How can we do development differently? In a series of deep dives, centre researchers and partners will explain emerging concepts within sustainability science that are crucial in order to understand rapid global environmental change caused by humans, and to assess potential solutions. Photo: O. Henriksson/Azote

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RESILIENCE AND DEVELOPMENT

Our intertwined planet: New understandings for development

The fifth in a series of seven "deep dives" looking into the connections between resilience and development

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In the Anthropocene, where social and ecological systems are interconnected across scales, development requires a different approach. There is a need to move towards a more intertwined understanding of co-evolved social-ecological systems, their dynamics’ feedbacks and their relevance to the development agenda.

Click here to watch the first deep dive

Click here to watch the second deep dive

Click here to watch the third deep dive

Click here to watch the fourth deep dive

Ecosystem services and human wellbeing

Featuring Tim Daw, researcher, Stockholm Resilience Centre

So much of our research at the SRC is built on the foundation that relationships between people and ecosystems matter, but how and why do they matter and what do these relationships really mean for approaches to development practice? Drawing on research initiatives in Mozambique and Kenya, Tim leads us through the multidimensional aspects of human wellbeing and the very different ways that the benefits of ecosystem services contribute and accrue across communities, and even within a single household. People often describe the trade-offs that may be necessary to achieve sustainability, but do we even understand what trade-offs are being made?

Reconnecting people and the planet

Carl Folke, science director, Stockholm Resilience Centre, and director, Beijer Institute of Ecological Economics

Part of transforming development means we need to learn how to focus not just on social systems and ecosystems, but how to focus on these as intertwined and tightly coupled. Carl Folke shows how even a system that is economically prosperous, and locally managed through collaborative efforts in a manner that is highly valued by the people involved, may still be eroding resilience. Rather than just seeing one part of a system (e.g. the ecological) as limiting the other, Folke explains how considering the ecosystem when solving social challenges, or considering social systems that shape our ecosystems, can open up completely new opportunity spaces in development.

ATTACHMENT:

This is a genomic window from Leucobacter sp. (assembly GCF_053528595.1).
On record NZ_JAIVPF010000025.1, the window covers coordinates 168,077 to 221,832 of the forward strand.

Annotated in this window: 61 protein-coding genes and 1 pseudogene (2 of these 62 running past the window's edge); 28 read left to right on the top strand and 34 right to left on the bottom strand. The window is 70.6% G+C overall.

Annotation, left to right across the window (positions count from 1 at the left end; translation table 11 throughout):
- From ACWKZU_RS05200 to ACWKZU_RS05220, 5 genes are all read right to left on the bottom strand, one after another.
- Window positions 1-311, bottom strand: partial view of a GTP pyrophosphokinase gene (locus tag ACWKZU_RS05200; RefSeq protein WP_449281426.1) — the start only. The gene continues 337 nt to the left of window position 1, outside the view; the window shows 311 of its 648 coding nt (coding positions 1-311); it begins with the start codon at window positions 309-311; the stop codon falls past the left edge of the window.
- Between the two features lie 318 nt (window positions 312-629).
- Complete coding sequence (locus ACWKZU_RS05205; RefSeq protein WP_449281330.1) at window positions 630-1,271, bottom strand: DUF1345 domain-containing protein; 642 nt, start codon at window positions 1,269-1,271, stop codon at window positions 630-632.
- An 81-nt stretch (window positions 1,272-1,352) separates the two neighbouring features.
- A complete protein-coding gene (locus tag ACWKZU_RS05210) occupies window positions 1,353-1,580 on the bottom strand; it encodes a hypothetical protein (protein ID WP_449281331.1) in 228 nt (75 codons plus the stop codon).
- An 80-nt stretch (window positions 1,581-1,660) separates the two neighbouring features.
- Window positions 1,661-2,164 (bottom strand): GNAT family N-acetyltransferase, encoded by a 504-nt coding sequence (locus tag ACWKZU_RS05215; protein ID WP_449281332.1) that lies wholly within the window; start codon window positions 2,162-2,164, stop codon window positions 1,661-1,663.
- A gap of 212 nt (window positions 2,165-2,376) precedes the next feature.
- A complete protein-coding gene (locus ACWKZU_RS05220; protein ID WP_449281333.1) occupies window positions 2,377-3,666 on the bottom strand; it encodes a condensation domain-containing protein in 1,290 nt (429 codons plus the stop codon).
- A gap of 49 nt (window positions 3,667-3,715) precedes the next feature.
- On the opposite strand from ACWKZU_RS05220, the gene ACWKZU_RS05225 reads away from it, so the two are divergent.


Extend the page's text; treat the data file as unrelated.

Biocultural diversity in the Pamir Mountains of Afghanistan and Tajikistan

Featuring Jamila Haider, postdoctoral researcher, GRAID, Stockholm Resilience Centre

Reflecting on her own previous experience with development interventions in the Pamir Mountains and ongoing research, Jamila Haider shares how development often erodes social, ecological, and cultural relationships in a place. Jamila shows how there is a need to see landscapes as biocultural - that is, how biodiversity and cultural diversity can be a source of resilience. Need ways to think creatively about your approach? Jamila shows how food can be a meaningful way to bring people together, operationalize new practices, and give voice to those typically marginalized by big development interventions.

Addressing the complex poverty puzzle using resilience thinking

Featuring Jamila Haider, postdoctoral researcher, GRAID, Stockholm Resilience Centre

Many people within development agree that alleviating poverty, improving wellbeing, and achieving a sustainable and just future is more than just about achieving a simple economic measure (e.g. such as earning a certain amount of money each day). Despite this agreement, it is still a struggle to re-shape interventions and practices on the ground and move beyond simplified measures and approaches. In this chapter, Jamila unveils a new tool called the Poverty Cube and demonstrates how it may help in moving forward with a social-ecological-economic-cultural approach to ensure more integrated poverty alleviation interventions.

Care, agency and knowledge for people and planet

Featuring Maria Tengö, researcher, Stockholm Resilience Centre and Johan Peçanha Enqvist,
postdoctoral researcher, University of Cape Town

If we want new ideas and new practices, we also need new words to even articulate and to be able to share these ideas. Maria Tengö introduces one such term to reflect care, knowledge, and every individual’s and group’s agency – Biosphere Stewardship. Building on Tengö’s foundation and sharing research on water in Bengaluru, India, that was conducted in collaboration with Harini Nagendra, Peçanha Enqvist shares how the stewardship concept can be meaningful when applied to re-shaping national and local management approaches.

Practitioner reflection: With Our Own Hands - celebrating food and life

Featuring Jamila Haider, postdoctoral researcher, GRAID, Stockholm Resilience Centre

In this video, Jamila Haider shares her experience of creating With Our Own Hands: A celebration of food and life in the Pamir Mountains of Afghanistan and Tajikistan. The book tells the cultural and agricultural history of the Afghan and Tajik Pamirs. It describes Pamiri food and its origins, people’s daily lives, their struggles and celebrations.

Stockholm Resilience Centre is a collaboration between Stockholm University and the Beijer Institute of Ecological Economics at the Royal Swedish Academy of Sciences

Stockholm Resilience Centre
Stockholm University, Kräftriket 2B
SE-10691
Phone: +46 8 674 70 70
info@stockholmresilience.su.se

Organisation number: 202100-3062
VAT No: SE202100306201